Vudu has been working its way into the movie set-top box arena for a couple of years now. Recently, they began working to embed the player into hardware (similar to what Netflix and Amazon VOD have done). CRM has a few titles on Vudu, such as Google Me, The Auteur, and Happy Birthday Harris Malden. It’s a great product, especially for HD movies. They have an impressive library of new release offerings, as well as classic titles. Over in another realm of retail is Wal-Mart, who has been thus far unsuccessful with launching their own versions of Netflix and iTunes stores. They’ve tried to no avail, but that could change if the rumors about a possible acquisition of Vudu, prove true. It would be a very smart move on the part of both companies, in my opinion, as it adds tremendous scale for Vudu and a tested platform for Wal-Mart. Peter Kafka at AllThingsD has more about the possibilities:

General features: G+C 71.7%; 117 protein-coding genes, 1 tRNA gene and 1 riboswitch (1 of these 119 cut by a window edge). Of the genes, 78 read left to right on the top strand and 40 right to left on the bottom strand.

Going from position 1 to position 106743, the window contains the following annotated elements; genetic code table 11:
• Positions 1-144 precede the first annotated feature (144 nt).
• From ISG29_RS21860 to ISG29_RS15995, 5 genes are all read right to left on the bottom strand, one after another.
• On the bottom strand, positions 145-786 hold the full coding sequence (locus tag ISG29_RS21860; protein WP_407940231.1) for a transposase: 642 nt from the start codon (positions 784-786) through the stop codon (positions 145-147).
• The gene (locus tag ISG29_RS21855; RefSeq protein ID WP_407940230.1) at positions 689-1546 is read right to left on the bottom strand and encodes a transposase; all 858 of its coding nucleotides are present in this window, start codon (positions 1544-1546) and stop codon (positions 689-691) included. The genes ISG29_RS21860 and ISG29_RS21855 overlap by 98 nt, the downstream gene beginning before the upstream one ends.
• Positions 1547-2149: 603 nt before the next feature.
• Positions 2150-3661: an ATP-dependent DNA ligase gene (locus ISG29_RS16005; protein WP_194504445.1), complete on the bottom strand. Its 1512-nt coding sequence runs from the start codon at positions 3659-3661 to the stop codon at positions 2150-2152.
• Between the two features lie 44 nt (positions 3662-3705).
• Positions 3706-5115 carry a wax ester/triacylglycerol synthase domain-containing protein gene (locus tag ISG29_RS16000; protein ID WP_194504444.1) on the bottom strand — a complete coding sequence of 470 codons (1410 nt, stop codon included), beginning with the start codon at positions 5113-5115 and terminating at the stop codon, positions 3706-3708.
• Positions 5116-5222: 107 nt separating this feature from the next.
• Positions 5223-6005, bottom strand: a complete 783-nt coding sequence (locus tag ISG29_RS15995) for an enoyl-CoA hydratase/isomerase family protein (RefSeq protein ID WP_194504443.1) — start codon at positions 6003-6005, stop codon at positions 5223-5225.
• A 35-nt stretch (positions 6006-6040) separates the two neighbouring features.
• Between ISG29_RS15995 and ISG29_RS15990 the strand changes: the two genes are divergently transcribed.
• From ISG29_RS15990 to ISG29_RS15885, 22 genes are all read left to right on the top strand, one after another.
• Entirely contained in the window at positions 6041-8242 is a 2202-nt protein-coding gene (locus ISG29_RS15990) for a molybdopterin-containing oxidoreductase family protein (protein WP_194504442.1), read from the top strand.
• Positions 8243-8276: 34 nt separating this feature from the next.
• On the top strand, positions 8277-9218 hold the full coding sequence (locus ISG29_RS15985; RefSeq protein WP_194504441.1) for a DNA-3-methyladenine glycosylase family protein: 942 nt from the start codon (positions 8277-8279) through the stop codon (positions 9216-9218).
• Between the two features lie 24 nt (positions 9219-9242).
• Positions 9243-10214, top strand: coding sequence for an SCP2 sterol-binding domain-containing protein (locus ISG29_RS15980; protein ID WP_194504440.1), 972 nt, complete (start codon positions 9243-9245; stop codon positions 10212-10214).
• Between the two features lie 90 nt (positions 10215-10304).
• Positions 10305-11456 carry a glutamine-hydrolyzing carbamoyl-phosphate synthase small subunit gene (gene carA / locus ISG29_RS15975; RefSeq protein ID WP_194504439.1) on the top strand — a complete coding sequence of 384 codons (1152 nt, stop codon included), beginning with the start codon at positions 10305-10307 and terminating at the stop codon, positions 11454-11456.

Santa Clara, Calif.-based Vudu has raised at least $21 million from Benchmark Capital and Greylock Partners. I’m told that when the company was marketing itself last fall, it was looking for a sale price of $50 million or more. But it may not have much leverage to command a premium.
Vudu started out by marketing an Internet-connected box that consumers plugged into their TVs, but that offering seemed to underwhelm customers (as well as All Things D’s Katie Boehret). It is now focused on building that technology directly into TVs and Blu-ray players and marketing itself as a Netflix-like service.
The company’s supposed strengths are a video compression technology that makes it feasible to stream movies in high definition and a peer-to-peer architecture that cuts down the cost of delivering large files.